High-alcohol-content flavored alcoholic beverages (supersized alcopops) should be reclassified to reduce public health hazard

Matthew E. Rossheim, Dennis L. Thombs, Ryan D. Treffers

Research output: Contribution to journalArticle

1 Scopus citations


In the US, underage drinkers often consume supersized alcopop–a high-alcohol-content, ready-to-drink flavored alcoholic beverage that is currently regulated as beer. However, calculations in this paper illustrate how the high alcohol by volume and low price of supersized alcopops suggest that they rely on a larger proportion of additives for their alcohol content than permitted to meet the legal definition for beer. From a public safety perspective, it is urgently important that the Alcohol and Tobacco Tax and Trade Bureau assess the formulation of supersized alcopops–specifically, the percent of alcohol in the finished product that is derived from additives. Appropriate reclassification of supersized alcopops as distilled spirits would reduce youth access by resulting in increased price and reduced availability at the retail locations where youth most often obtain alcohol.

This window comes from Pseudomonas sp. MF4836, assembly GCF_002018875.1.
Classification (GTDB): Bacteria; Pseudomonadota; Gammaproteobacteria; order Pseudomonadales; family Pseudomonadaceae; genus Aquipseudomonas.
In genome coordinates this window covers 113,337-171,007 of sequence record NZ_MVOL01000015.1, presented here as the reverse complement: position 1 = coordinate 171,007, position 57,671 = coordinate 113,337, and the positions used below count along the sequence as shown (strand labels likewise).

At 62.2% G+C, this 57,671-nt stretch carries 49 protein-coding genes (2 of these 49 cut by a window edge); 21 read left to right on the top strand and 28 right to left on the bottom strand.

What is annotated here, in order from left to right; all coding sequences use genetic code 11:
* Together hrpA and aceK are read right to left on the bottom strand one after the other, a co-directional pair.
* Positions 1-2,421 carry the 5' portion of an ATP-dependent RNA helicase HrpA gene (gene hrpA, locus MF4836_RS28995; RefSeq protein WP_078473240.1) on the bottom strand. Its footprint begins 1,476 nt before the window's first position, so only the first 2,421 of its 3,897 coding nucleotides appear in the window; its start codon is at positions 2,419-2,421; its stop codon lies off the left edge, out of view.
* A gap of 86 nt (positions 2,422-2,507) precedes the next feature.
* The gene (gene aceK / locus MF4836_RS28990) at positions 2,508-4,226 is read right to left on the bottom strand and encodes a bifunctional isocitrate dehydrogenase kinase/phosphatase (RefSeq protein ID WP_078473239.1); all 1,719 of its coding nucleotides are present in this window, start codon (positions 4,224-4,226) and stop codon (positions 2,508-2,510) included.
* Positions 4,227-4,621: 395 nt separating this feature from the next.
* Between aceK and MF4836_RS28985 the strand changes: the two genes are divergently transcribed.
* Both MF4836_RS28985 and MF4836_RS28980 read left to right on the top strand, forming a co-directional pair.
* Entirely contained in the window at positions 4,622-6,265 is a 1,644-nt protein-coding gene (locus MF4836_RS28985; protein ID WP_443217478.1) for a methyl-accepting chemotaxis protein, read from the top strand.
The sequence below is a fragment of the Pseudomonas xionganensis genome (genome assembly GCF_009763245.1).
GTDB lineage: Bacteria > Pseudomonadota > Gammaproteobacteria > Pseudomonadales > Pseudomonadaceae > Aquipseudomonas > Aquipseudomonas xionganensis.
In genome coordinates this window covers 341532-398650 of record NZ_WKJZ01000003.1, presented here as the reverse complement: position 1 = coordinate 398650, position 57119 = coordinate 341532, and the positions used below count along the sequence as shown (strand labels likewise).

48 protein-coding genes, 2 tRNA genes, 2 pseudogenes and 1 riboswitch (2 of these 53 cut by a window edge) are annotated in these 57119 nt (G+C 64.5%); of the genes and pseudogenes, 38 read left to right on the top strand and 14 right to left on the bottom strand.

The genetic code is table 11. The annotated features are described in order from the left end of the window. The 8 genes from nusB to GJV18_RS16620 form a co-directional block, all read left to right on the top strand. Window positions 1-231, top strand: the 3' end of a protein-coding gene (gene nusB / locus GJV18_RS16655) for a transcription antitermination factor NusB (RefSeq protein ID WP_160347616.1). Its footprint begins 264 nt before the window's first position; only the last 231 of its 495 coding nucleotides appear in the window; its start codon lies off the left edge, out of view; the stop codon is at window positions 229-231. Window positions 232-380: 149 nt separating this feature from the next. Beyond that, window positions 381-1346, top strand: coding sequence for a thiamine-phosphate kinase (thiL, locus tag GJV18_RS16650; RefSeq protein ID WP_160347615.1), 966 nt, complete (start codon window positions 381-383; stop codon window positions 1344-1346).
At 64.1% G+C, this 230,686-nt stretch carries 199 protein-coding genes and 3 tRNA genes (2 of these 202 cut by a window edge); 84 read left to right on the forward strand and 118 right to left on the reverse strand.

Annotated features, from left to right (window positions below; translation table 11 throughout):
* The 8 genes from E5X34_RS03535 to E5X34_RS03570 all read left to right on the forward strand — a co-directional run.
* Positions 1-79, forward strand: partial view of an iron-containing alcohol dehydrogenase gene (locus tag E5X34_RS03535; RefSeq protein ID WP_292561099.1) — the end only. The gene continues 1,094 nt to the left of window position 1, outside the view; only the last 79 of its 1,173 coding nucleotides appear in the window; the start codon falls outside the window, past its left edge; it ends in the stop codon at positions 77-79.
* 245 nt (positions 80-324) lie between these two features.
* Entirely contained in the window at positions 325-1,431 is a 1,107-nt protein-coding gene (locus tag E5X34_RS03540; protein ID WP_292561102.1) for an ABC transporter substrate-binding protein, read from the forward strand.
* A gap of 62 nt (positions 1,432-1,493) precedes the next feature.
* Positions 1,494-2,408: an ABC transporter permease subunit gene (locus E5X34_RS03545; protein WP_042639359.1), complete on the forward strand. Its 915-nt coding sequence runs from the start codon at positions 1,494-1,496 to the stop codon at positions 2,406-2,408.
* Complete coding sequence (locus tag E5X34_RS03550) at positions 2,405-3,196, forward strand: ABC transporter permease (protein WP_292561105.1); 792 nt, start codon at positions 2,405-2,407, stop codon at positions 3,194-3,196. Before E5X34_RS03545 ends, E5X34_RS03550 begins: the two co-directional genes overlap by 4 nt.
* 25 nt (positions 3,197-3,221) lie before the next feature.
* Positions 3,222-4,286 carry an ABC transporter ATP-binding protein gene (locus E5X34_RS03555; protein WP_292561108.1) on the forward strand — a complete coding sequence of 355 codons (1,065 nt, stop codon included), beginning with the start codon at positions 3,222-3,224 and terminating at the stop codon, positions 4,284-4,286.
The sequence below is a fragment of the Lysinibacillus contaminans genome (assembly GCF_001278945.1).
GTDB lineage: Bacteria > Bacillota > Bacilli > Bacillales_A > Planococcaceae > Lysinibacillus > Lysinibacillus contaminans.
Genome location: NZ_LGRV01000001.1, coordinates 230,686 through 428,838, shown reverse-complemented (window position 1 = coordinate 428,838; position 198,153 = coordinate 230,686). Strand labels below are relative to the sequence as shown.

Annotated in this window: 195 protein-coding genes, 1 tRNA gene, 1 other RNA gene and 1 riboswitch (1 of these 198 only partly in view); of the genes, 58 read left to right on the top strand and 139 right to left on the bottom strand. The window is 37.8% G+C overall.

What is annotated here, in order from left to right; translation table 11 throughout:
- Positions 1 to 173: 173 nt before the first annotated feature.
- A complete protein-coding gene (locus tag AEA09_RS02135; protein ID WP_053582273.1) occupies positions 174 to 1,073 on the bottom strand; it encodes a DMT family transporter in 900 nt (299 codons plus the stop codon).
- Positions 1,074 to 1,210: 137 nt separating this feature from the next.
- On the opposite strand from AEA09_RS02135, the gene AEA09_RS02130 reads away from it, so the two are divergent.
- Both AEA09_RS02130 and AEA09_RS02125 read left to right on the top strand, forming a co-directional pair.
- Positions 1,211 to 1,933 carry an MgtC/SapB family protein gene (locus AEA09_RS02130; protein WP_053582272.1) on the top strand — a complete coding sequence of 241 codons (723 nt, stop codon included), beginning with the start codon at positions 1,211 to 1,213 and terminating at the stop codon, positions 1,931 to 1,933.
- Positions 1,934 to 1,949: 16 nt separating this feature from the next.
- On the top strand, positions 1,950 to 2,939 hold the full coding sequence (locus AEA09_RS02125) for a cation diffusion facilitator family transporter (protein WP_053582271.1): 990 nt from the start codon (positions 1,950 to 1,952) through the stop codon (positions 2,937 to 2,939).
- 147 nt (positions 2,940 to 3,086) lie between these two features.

Original languageEnglish
Pages (from-to)413-417
Number of pages5
JournalAmerican Journal of Drug and Alcohol Abuse
Issue number4
StatePublished - 4 Jul 2018



  • Flavored alcoholic beverages (FAB)
  • Four Loko
  • alcohol reclassification
  • flavored malt beverages (FMB)
  • supersized alcopops
  • wine coolers

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